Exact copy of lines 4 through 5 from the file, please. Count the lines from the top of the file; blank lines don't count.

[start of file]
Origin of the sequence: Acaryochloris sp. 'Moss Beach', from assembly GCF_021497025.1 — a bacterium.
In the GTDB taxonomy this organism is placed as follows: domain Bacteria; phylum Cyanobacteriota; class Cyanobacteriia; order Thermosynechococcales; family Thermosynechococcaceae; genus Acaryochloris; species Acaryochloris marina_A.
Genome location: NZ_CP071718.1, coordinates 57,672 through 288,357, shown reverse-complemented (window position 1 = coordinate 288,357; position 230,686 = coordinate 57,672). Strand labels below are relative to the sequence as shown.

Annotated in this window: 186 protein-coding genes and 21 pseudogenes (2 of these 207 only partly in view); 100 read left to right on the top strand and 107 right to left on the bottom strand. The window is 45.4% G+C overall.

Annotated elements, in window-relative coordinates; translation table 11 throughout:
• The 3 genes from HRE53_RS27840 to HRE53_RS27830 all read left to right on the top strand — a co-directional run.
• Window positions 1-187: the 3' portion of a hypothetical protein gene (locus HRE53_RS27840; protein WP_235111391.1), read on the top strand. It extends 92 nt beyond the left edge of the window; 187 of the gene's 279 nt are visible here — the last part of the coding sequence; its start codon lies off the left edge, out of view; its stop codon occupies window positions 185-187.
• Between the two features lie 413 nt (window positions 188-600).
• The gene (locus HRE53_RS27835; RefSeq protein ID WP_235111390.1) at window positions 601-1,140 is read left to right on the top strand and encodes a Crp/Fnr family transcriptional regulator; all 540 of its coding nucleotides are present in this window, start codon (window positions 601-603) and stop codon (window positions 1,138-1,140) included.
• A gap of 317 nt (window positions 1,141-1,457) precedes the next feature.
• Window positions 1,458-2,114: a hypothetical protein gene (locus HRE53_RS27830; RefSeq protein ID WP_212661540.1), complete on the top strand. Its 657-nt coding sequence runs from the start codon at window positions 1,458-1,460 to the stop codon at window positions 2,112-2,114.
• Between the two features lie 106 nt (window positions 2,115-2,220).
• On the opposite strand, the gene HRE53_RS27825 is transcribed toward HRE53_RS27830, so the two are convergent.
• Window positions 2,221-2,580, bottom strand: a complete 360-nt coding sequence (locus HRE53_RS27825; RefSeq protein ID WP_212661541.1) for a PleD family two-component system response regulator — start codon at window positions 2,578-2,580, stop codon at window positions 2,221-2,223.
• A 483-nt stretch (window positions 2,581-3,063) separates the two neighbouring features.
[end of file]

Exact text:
Annotated in this window: 186 protein-coding genes and 21 pseudogenes (2 of these 207 only partly in view); 100 read left to right on the top strand and 107 right to left on the bottom strand. The window is 45.4% G+C overall.

Annotated elements, in window-relative coordinates; translation table 11 throughout: